Eni seeks local leaders opinions on proposed immigration reform bills


Congressman Faleomavaega Eni is seeking suggestions and recommendations  from local leaders on four proposed pieces of federal legislation that he plans to introduce into the U.S. House for inclusion into the broader federal immigration reform bill that Congress will consider in months ahead.
“As our people continue to face uncertainties in the area of immigration reform,” Faleomavaega informed the Lolo Administration and the Fono that he intends to “introduce certain provisions addressing four major areas for our people and our Pacific Island community.”
“For years, our people have been required to travel to Hawaii or another U.S. state and live there for at least three months before they qualify to apply for U.S. citizenship,” wrote Faleomavaega in a letter this week. “In my opinion our people should be permitted to apply directly for citizenship from American Samoa.”
He says English and civics requirements in the citizenship test should be waived as both subjects are taught in local schools. Additionally, application fees should be affordable for low income applicants, and a fee waiver program should also apply.
As previously reported by Samoa News, the governor’s executive assistant Iulogologo J. Pereira said that Faleomavaega had informed the governor this week that this proposal is an “option” for those U.S. Nationals who want to apply from the territory and does not force citizenship on anyone.
Faleomavega says he has also stressed the importance of addressing the needs of Samoans and other Pacific Islanders whose Visas have expired while living in the United States.
“Currently, federal law requires immediate deportation for overstayers, imprisonment, or both,” he said. “A path to legal status for visa overstayers must be a primary consideration as part of the current immigration reform efforts.”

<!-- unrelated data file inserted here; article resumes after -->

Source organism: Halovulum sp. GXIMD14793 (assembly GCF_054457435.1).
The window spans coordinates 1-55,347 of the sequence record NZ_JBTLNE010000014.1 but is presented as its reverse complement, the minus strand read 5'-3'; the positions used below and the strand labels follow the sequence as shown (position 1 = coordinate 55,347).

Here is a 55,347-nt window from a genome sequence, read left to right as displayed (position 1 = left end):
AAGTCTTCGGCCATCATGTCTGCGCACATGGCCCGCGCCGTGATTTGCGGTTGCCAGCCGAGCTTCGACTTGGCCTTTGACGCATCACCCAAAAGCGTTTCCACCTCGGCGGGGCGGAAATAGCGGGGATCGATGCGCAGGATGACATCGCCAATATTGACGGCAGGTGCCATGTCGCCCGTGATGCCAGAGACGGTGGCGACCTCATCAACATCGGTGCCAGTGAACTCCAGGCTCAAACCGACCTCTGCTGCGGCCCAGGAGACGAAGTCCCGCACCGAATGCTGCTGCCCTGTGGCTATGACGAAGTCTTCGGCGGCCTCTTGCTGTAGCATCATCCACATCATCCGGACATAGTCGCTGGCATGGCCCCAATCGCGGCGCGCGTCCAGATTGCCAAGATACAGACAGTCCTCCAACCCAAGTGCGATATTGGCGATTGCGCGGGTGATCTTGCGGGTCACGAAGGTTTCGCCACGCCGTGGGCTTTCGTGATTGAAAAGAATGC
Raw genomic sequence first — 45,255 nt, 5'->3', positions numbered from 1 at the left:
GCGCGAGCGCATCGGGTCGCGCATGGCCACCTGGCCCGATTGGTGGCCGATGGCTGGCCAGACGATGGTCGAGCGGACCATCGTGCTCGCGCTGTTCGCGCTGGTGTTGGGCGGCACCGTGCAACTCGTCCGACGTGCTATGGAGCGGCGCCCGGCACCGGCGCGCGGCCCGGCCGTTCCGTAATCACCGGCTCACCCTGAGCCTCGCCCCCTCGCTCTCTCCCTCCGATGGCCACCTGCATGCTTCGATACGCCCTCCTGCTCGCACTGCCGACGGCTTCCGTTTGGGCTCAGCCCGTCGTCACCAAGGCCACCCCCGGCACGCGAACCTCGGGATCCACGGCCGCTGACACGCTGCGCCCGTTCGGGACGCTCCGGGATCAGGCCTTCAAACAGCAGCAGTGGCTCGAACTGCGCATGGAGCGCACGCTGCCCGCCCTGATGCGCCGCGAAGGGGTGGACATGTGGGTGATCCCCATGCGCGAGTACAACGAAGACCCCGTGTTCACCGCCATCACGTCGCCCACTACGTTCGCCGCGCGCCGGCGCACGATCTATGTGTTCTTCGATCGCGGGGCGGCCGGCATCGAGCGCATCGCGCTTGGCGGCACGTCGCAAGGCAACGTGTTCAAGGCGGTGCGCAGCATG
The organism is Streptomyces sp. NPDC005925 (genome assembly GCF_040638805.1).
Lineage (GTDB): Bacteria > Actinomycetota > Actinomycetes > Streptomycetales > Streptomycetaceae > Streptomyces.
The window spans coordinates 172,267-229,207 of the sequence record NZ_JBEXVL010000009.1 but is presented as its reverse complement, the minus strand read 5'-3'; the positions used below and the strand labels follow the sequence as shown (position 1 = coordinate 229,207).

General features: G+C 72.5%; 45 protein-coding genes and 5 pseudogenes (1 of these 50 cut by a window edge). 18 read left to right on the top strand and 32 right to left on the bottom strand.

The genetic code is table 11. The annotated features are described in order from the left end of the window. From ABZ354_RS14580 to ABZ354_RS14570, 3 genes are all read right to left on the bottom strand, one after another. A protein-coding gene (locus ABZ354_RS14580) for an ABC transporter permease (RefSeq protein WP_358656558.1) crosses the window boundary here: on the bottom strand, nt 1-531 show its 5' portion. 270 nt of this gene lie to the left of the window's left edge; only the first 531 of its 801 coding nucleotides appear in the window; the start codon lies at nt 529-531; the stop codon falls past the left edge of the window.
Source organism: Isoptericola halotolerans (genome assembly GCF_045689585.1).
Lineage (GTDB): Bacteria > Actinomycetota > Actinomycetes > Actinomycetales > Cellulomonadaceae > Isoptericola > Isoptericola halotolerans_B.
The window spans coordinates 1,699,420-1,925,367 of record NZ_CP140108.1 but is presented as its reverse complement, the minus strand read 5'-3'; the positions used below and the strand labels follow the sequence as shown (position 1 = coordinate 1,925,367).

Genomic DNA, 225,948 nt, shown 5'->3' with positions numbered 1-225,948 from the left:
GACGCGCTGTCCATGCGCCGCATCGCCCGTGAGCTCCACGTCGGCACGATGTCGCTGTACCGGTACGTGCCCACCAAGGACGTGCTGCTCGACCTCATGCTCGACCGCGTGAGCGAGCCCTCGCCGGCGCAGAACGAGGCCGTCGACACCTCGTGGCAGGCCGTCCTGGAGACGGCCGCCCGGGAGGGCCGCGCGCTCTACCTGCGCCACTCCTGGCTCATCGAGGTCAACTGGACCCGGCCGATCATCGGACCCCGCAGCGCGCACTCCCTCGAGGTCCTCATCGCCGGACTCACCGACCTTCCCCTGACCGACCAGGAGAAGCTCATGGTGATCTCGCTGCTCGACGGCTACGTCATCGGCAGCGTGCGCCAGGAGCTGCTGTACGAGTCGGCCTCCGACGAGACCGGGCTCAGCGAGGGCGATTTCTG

Faleomavaega also says that he is “concerned by the dilemma” faced by “stateless” individuals, who are not citizens of any country. “Unlike refugees or those who seek political asylum, stateless individuals often find themselves without a country to claim citizenship and nowhere to go,” he said and noted that  a “good example of this is Mr. Mikhail Sebastian” who has been stuck in American Samoa for more than a year.
“There are two other stateless individuals who somehow managed to enter American Samoa under questionable circumstances,” said the Congressman, who didn’t elaborate further on the two individuals or identify them by name.
Sebastian’s case has been widely publicized both locally and in off-island news media, and has attracted the support and attention of the UN Refugee Commission and other U.S. groups fighting for stateless individuals.
In his letter, Faleomavaega says that with more than 4,000 stateless people living in the United States, these individuals should be given legal residency as well.
Sebastian,who is still trying to get clearance from the Samoa government to enter Apia to get his documents from the U.S. Embassy there to enter Los Angeles, has written to the Congressman for introduction of federal legislation under immigration reform to address the plight of stateless individuals living in the U.S.
“I also support the [federal] DREAM Act legislation that will provide a path to permanent residency and eventual citizenship for Pacific Island children who were brought to the United States at an early age, with no legal status, and certainly by no fault of their own,” he wrote.
Faleomavaega said last summer, when Congress was working on identical legislation, that “many of our Pacific Islander families have immigrated to the U.S. through the visa process in search of better opportunities and a higher quality of life.
“Unfortunately, due to misunderstanding and misinformation regarding the U.S. immigration system, many have overstayed, including their children,” he said.
Samoa News should point out that a group or groups have put together a website dedicated to the Dream Act, which provides more details: [www.dreamact.info]
Faleomavaega says he welcomes “any suggestions or recommendations” that the governor and the Fono “may want to include in this effort to improve federal immigration laws as they are applicable to our territory.”
In conclusion, Faleomavaega says he was recently named as Co-Chair of the Congressional Asian Pacific American Caucus (CAPAC) on Immigration Reform. He looks forward to serving with colleague U.S. Rep. Mike Honda of California on this panel.
“I am confident that the needs of our Asia-Pacific American community will definitely be addressed before the Congress in the months to come,” he added.


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